Caulophyllum (Blue cohosh) is a small genus of perennial herbs in the family Berberidaceae. It is native to eastern Asia and eastern North America.



These poisonous plants has been used for many things throughout history, the three similar species generally have similar properties and uses. This plant is occasionally used in woodland gardens as an ornamental. Children should not be allowed to eat the attractive blue fruits, as these plants contain chemicals that are known to cause cell damage. The powdered roots have been shown to cause dermatitis and irritation of the mucous membranes.

Historically the root of Caulophyllum has been used as a medicine for: cancer, internal parasites, smooth muscle function, spasms, diuretic, menstruation, and childbirth. It is best known for the latter two uses. Various Native American tribes are also recorded as having used this plant for similar medicinal purposes. While no current widely marketed medicines are based on this plant, modern herbalists and practitioners of alternative medicine still utilize this plant as a natural therapy. Research on the medicinal potentials of this plant are ongoing.


First, it is an effective remedy for rheumatic pains that affect the smaller joints of the hands and feet with sudden, excruciating cramping pain as well as aching wrists. The pain experienced by such patients is of traveling nature and moves from one part of the body to another swiftly. Second, caulophyllum is prescribed to hasten the process of childbirth, ease the pain and problems associated with labor and also to alleviate problems endured after childbirth. This medication is effective when a pregnant woman experiences feeble and erratic labor pain or may have intensely aching, but ineffective contractions of the uterine muscles. In addition, caulophyllum is also recommended for women who may be experiencing fake labor pains.

The homeopathic medication caulophyllum may help to prevent routine miscarriages and, at the same time, alleviate the acute hurting following childbirth and provide relief from menstrual soreness. Since caulophyllum is a stimulant for the uterine muscles, it is helpful in inducing menstruation flows in women who have been suffering from lack of menstrual flow. This homeopathic remedy is also beneficial for those suffering from stomach complaints that usually lead to spasmodic dyspepsia (impaired digestion). Some patients who may suffer from stomach pain accompanied by spasms would benefit if they try caulophyllum.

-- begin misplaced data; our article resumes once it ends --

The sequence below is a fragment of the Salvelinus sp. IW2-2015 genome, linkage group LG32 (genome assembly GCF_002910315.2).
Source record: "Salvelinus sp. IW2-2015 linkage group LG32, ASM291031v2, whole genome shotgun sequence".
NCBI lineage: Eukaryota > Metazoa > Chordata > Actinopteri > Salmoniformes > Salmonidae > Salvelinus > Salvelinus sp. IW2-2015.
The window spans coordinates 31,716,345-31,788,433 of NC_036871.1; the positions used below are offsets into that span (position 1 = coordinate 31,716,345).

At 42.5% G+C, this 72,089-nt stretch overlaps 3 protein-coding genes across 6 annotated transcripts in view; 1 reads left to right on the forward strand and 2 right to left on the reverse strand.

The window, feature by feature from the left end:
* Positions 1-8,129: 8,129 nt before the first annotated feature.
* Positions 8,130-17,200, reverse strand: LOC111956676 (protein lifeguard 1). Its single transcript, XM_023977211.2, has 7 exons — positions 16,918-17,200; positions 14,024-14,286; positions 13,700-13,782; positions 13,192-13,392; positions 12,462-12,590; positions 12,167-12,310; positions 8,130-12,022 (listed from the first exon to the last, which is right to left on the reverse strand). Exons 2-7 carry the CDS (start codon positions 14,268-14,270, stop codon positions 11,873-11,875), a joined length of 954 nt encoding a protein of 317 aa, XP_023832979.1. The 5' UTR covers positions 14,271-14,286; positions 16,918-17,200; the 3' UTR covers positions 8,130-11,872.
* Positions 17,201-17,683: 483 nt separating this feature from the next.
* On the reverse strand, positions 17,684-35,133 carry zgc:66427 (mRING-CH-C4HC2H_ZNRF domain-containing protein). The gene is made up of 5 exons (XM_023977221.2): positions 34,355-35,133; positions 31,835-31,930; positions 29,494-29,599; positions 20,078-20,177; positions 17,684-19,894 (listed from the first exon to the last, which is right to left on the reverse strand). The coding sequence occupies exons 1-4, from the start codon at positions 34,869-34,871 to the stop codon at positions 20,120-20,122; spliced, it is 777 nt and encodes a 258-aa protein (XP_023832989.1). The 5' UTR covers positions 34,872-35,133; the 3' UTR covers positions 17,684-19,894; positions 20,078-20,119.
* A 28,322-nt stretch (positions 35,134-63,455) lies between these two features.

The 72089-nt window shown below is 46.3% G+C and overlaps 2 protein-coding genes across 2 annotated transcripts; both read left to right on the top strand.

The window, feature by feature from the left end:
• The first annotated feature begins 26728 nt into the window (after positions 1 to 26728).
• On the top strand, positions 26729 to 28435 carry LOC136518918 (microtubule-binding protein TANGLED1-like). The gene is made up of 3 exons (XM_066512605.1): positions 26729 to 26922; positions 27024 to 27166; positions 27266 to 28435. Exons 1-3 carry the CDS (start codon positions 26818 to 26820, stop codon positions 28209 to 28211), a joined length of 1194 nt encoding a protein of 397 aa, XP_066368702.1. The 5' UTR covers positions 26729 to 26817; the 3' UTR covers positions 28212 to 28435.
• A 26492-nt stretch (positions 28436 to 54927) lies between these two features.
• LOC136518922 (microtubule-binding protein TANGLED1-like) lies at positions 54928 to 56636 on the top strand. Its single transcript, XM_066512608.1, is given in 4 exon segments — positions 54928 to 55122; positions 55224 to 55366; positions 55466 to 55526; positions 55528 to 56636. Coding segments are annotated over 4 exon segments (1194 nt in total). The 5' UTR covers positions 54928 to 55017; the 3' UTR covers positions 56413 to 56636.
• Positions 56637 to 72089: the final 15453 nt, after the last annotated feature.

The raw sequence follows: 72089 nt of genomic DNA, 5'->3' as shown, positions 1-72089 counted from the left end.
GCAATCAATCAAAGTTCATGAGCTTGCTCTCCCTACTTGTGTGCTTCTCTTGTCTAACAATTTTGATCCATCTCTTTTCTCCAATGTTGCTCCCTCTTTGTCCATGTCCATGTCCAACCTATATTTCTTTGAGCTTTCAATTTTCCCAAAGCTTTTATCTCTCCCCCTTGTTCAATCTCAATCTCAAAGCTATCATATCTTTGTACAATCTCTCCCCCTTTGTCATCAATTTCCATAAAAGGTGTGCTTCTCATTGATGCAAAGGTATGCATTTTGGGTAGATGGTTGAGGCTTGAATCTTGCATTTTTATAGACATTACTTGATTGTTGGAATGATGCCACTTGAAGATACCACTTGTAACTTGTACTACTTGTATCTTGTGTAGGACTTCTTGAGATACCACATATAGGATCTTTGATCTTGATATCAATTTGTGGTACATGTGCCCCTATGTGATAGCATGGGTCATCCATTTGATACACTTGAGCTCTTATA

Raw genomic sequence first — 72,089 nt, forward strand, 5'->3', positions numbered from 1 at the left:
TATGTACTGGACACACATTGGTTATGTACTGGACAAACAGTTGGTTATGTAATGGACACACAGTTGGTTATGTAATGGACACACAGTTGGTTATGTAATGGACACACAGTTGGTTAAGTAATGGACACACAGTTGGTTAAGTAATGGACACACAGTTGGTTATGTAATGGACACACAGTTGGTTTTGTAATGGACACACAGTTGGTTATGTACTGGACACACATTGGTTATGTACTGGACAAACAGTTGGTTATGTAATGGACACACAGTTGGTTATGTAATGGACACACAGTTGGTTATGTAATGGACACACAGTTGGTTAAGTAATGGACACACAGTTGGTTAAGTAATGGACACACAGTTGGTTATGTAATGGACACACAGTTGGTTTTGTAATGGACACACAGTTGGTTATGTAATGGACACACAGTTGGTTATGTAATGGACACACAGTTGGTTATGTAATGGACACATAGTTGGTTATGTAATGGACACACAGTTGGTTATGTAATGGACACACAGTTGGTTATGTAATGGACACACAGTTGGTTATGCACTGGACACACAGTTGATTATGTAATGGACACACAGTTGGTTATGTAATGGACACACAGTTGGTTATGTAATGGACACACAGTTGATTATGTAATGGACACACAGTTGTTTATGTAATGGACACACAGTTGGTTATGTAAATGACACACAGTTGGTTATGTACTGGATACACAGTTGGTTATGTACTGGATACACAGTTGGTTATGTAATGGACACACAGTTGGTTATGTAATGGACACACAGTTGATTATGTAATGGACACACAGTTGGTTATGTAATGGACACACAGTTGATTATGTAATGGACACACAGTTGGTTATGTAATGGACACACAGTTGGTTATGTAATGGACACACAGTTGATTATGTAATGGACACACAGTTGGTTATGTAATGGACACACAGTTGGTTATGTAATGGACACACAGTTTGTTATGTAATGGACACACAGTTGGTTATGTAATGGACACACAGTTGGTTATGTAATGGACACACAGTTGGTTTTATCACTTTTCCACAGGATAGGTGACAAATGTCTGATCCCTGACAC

In addition, as a homeopathic remedy caulophyllum is also effective for treating other health problems related to women, for instance amenorrhea (absence of menstrual periods), menstrual abnormalities and/ or dysmenorrhea (painful menstruation). This medication is also effective in facilitating labor when the opening of the uterus is exceptionally rigid. Homeopathic practitioners recommend the use of caulophyllum for people suffering from rheumatic pains which are transient in nature, moving from one part of the body to another very quickly. All these apart, caulophyllum is also useful in curing ailments encountered during pregnancy, such as parturition (the process of brining up an infant) as well as lactation (formation and secretion of breast milk). It is also effective in treating leucorrhoea (white or yellowish mucus discharge from the vagina suggesting an infection) in young girls, which is usually pungent and excoriating.